In short, when read together, sections 502(c), 502(e)(6), and other provisions of the Act do not restrict the redissemination of identifying information obtained from a consumer reporting database. The final regulations should make this clear.

Nevertheless, some financial institutions may interpret section 502(c)'s limitations on the redisclosure and reuse of information as requiring them to contractually restrict consumer reporting agencies from redisseminating credit header information. Consequently, the final rule also should reassure financial institutions that the status quo-i.e., the marketing uses of identifying data supplied by them to consumer reporting agencies-does not run afoul of the Gramm-Leach-Bliley Act. Indeed, it should clarify that a financial institution's attempt at restricting the redissemination of header information impermissibly limits the operation of the FCRA.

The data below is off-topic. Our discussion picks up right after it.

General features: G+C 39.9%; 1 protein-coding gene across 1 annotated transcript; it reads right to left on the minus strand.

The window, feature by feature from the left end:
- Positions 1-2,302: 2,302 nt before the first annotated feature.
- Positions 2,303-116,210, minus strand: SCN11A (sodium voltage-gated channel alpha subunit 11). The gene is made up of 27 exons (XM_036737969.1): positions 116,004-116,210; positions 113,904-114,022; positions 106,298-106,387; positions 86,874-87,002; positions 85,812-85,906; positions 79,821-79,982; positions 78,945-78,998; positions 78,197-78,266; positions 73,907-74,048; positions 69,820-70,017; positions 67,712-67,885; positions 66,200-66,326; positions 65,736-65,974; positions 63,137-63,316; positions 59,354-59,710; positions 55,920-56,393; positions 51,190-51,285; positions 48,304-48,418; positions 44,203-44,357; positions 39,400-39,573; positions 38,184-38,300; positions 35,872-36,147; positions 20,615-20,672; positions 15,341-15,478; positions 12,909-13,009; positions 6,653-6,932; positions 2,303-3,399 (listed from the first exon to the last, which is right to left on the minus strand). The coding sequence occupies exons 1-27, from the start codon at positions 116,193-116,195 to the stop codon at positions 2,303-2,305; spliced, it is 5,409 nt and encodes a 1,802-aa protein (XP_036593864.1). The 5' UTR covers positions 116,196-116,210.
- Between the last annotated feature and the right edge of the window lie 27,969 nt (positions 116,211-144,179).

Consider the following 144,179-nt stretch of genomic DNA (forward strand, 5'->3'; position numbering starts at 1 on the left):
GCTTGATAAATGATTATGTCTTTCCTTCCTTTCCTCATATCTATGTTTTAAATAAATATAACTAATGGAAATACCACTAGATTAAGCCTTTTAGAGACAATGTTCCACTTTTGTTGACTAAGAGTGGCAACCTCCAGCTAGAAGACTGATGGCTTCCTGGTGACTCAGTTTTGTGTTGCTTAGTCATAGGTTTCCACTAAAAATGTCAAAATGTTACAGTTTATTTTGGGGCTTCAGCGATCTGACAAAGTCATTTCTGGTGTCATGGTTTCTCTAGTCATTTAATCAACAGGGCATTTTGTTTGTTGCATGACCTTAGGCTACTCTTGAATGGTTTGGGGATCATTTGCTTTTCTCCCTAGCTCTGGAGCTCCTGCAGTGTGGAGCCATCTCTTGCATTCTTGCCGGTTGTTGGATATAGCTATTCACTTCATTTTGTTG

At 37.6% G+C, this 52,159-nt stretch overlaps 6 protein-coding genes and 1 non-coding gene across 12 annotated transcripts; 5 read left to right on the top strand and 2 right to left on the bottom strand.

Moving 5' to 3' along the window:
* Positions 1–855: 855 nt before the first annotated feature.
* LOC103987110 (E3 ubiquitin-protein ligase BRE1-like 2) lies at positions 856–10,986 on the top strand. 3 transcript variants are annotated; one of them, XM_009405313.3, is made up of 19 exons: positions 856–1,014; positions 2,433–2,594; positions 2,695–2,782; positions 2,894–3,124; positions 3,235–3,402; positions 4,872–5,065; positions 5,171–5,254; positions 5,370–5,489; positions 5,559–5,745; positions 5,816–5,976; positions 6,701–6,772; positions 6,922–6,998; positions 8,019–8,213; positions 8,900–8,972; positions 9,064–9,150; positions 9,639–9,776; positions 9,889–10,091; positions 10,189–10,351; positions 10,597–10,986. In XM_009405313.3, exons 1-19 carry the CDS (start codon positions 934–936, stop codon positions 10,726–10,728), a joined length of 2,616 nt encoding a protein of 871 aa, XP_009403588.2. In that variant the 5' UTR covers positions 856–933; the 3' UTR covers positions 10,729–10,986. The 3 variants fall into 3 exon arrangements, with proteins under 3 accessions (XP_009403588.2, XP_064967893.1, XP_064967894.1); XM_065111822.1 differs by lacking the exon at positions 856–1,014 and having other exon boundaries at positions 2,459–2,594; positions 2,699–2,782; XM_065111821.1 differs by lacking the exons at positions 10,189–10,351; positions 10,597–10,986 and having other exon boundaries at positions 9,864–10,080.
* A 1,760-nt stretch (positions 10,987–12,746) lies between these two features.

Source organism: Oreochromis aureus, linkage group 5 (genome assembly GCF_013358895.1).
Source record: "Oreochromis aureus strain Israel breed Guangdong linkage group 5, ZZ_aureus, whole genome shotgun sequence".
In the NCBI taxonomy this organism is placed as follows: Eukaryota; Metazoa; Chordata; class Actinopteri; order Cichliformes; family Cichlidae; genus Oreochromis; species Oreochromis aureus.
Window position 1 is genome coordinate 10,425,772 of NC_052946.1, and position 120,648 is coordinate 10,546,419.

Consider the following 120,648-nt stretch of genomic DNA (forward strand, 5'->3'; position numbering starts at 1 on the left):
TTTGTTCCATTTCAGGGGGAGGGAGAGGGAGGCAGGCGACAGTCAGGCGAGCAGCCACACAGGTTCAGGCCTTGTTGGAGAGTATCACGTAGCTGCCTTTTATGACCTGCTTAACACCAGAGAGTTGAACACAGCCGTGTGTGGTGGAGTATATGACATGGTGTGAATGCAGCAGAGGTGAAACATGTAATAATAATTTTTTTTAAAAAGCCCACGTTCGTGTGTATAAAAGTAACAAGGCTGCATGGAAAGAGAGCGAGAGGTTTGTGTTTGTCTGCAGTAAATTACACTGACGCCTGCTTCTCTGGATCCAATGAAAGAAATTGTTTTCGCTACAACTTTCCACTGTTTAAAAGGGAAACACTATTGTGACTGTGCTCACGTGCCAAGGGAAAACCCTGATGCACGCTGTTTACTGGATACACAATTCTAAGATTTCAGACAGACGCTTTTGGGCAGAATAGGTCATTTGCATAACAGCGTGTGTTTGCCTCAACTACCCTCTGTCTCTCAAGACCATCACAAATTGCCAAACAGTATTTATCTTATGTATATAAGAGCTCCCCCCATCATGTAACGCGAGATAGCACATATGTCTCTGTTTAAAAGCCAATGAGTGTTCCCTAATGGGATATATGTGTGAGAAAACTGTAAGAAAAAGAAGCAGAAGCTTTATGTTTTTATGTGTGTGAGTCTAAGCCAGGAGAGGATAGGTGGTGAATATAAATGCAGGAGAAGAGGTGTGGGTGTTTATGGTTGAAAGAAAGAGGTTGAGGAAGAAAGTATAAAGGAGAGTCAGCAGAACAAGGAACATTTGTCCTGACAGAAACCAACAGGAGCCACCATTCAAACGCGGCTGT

Exclude Customer Lists from NPPI

The goal of the rigorous notice and opt out safeguards of Title V of the Gramm-Leach-Bliley Act is the protection of sensitive financial information. As indicated in section 501, the protection of "nonpublic personal information" (NPPI) entails protecting financial information "which could result in substantial harm or inconvenience" to an individual.

Nevertheless, the regulating agencies propose imposing burdensome notice and opt out obligations on information that reveals merely the fact of a customer relationship between an individual and a financial institution. The proposed regulation explicitly states that"[t]he fact that that an individual is or has been one of a [financial institution's] customers or has obtained a financial product or service from a [financial institution]" falls within the definition of NPPI. This is inconsistent with the Act. The final rule should reject this approach and instead make clear that the disclosure of a list of financial institution customers is not subject to the same rigorous safeguards that apply to truly sensitive financial information.